~ Marc Bekoff, The Emotional Lives of Animals
Once upon a time I was an anthropology major. A quirky little field of study that to this day shapes the way I think. The most profound discovery early on in my studies was this simple statement from one of my professors: The study of humans makes clear that there is no one right way to solve the "problem of living."
There are, in fact, so many it's mind boggling.
His point continues to be the framework from which I see most everything. It was liberating to hold such a view, to be able to look at behavior and beliefs with as little judgement as possible, especially as a freshman college student! I could observe so much more without jumping to a right-or-wrong point of view. Instead, I saw "different," "original," "interesting" and maybe even"shocking, but fascinating."
I didn't end up opting for a profession in anthropology. Although a wonderful professor took me under his wing my freshman year to groom me for a future graduate student, I couldn't see myself narrowing my focus of study the way one must to get advanced degrees. Frankly, anthropology expanded my worldview so largely, I knew that breadth of knowledge would be my pursuit -- not the depth of it.
And that's why I became a journalist and, for all intents and purpose, a Generalist with the capital G.
The long and winding road of my career has taken me through the fields of news reporting, mental health, higher education, medicine (primary care, sports, orthopedics, obstetrics and gynecology, and geriatric), youth development, disaster preparedness and response, and emerging infectious diseases.
The Emotional Lives of Animals, and it yanked into place threads from many fields I've dabbled in and studied, including my passion for dogs and mushing.
As I pondered Bekoff's point about the power of humans to affect the world any way we choose, I had to wonder how we got to this point, which is so far beyond the days when we had to worry about mastodons and being gobbled up by big hulking carnivores.
It's interesting to think that while humans are now at the top of the food chain in the grander scheme of things, having killed off or safely removed ourselves from environments with predators that can hurt us -- the large ones like bears, tigers, lions and such-- we have increasingly made ourselves vulnerable to the tiniest of predators.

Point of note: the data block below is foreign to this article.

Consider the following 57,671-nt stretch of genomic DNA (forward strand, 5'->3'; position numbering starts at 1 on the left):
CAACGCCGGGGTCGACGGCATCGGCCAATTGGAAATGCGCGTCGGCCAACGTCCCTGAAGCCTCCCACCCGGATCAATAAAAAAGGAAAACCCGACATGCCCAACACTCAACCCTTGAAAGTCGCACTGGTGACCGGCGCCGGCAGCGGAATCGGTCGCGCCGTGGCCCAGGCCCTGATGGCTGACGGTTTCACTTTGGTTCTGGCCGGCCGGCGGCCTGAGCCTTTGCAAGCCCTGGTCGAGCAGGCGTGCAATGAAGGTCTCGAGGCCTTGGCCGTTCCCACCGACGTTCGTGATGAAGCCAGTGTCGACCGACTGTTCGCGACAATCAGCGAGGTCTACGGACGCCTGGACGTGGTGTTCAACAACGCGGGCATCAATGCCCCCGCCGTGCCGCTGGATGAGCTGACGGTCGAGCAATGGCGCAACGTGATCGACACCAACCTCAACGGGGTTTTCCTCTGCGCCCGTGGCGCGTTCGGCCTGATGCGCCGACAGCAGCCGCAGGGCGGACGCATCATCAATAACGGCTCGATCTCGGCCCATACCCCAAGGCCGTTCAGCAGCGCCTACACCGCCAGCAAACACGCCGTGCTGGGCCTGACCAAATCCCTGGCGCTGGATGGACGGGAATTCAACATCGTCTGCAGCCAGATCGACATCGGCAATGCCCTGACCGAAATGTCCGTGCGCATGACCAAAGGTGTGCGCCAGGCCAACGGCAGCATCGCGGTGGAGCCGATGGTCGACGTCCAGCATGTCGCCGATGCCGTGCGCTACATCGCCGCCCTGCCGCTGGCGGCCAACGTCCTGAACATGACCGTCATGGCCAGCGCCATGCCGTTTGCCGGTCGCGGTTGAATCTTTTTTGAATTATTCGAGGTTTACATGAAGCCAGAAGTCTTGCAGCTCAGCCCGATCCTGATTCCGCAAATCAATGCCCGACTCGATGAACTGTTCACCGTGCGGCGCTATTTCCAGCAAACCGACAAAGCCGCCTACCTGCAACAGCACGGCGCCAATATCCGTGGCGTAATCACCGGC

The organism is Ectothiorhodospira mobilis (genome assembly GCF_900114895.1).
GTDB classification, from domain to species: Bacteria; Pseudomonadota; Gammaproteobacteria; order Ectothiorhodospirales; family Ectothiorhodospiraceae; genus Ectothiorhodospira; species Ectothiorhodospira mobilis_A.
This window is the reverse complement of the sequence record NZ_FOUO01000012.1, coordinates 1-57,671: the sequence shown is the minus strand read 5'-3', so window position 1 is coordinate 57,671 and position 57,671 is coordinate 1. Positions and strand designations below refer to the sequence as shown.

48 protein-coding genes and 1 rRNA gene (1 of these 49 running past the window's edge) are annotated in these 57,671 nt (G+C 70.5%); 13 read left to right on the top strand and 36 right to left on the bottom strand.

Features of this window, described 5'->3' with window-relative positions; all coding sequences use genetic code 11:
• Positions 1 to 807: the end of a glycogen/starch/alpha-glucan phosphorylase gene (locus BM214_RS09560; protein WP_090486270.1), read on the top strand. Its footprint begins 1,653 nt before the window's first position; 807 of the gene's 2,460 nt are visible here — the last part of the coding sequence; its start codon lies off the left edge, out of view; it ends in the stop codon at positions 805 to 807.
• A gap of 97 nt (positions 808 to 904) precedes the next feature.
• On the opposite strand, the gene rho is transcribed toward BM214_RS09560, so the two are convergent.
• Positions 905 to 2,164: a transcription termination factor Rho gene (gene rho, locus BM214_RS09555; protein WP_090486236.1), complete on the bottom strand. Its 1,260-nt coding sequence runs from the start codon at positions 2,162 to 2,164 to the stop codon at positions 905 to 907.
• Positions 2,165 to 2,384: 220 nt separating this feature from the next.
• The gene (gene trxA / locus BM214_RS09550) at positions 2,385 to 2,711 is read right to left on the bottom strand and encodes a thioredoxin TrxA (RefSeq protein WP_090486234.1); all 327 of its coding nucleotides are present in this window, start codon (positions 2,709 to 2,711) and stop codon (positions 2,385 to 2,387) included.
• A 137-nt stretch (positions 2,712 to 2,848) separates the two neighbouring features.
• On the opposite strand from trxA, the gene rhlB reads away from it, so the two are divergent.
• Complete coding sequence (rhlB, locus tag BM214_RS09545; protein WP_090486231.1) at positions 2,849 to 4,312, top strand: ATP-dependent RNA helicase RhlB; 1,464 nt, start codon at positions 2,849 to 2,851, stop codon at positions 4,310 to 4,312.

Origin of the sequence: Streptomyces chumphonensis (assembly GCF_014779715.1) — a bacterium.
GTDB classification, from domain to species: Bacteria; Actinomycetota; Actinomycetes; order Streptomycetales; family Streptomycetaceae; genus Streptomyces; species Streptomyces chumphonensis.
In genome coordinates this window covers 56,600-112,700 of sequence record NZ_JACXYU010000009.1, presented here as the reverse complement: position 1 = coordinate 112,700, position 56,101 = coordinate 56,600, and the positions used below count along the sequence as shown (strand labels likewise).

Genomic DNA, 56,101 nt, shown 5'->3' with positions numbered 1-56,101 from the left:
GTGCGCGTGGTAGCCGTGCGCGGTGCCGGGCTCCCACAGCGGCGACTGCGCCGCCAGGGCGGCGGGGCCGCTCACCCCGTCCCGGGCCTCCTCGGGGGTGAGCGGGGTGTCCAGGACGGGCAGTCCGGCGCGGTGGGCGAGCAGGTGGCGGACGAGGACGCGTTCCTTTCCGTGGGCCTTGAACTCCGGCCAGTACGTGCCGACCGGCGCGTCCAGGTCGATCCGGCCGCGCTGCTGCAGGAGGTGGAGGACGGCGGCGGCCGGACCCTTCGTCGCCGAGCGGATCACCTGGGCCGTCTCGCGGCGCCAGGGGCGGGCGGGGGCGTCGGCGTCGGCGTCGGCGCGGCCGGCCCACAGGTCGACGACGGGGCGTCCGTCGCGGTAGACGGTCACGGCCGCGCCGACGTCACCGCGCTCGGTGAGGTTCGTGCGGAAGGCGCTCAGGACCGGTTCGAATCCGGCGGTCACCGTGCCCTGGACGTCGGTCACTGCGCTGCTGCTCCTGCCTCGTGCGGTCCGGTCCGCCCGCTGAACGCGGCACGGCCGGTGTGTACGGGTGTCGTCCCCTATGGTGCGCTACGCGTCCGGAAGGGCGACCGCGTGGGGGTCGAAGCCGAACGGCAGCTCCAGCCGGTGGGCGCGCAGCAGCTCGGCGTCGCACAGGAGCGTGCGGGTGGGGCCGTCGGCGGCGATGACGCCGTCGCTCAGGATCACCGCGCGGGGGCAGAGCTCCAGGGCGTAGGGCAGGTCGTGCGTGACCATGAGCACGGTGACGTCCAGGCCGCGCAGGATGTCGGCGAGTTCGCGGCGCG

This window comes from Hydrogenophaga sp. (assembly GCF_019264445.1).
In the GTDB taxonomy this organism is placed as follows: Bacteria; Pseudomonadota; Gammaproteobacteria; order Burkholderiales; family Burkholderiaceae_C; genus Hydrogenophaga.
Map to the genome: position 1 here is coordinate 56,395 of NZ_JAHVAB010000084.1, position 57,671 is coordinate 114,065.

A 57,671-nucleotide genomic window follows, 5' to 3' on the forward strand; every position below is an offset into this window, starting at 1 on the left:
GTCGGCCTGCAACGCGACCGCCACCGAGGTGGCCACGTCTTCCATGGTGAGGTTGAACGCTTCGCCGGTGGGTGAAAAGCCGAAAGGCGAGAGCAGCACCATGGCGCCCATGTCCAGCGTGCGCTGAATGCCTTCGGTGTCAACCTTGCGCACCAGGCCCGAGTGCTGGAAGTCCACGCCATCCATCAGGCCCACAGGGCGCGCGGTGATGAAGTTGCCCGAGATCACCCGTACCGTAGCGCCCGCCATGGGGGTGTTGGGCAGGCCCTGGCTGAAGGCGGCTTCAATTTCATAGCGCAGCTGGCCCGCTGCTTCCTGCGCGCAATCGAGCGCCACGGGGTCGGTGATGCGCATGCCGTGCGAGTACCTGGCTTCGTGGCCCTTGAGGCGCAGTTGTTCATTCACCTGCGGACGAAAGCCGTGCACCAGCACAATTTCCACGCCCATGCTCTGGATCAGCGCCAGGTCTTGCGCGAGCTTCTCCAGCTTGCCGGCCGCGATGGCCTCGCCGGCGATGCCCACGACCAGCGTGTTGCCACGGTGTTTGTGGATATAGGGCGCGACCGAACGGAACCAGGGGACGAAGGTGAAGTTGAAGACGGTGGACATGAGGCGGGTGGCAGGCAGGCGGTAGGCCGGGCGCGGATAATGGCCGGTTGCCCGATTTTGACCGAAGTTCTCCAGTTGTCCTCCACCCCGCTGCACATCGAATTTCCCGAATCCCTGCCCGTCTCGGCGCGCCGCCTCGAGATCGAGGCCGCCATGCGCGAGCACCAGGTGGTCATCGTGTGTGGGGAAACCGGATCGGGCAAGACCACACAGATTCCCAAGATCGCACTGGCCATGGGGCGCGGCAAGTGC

|Haven't read it but I plan to!|
The human approach always seems to be first to wipe out our predators, rather than learning to live in balance with them. Why is that?
When you look at the natural world, it seems like nature finds a way to achieve balance and homeostasis. It's not as if plants and animals ponder how to reach this balance. It just happens. Or does it?
I know some of you will see this as heretical, but I've come to believe that humans are no more God-like than any other animal, and yet we, by virtue of our brain development over time, seem to have removed ourselves by and large from the natural order of things. In doing so, we've created damage. A LOT of it.
So, falling back on my original biological sciences/anthropological world view, I find myself with so many questions.
I have to ask whether this destruction is, in fact, the "natural order of things."
Is what we as a species choose to do simply part of the inevitable evolution of our planet?
How have we managed to drift so far away from our connectedness to all of creation, to the point of thinking we are the master creators.
How do we move ahead as a species?
Do we simply allow nature to take its course as we wreak havoc on our planet and ultimately on ourselves?
Is it arrogant to think any of us can stop this "progress" of humanity?
Is it really just incumbent on individuals to live their lives morally and hope we each regain connectedness to the natural world and make peace with it rather than trying to hold dominion over it?
Will the microbes and tiny creatures ultimately alter the course of human development? (They sure seem to be right now!) Will it be that the tiniest of predators ultimately hold sway over the world, rather than the creatures whose brain development has led to a belief that their species has the God-given right of dominion over all life on this planet?
|Ebola virus electron micrograph|
Is it possible that these tiny cellular forms that have organized themselves for so long now grasp on some level that the organism they've collectively empowered to function homo sapien has drifted so far from the natural order of things that they've got to do their part to restore a universal balance, as in, take us down a notch or two? (I know, talk about the ultimate conspiracy theory!)
And here's where all this "unsupervised thinking" leads me: that, ultimately, the best thing any of us can do is to quiet our minds and bodies, in meditation or prayer, and try to plug into to that universal energy, balance, order of things, God, if you will, and try remember that we're all in this together, we're all connected, and that the only way out is through, together.
And so with that peachy-keen thought, I believe I'll take a stroll through the beauty of creation still available to me. And pet my dogs.
May you, too, find such beauty.
Easter Island by goccmm
Wooly Mammoth by Johnny Lightning
Book cover of Wicked Bugs
Ebola virus from CDC
Ginsberg by Kathleen Kimball-Baker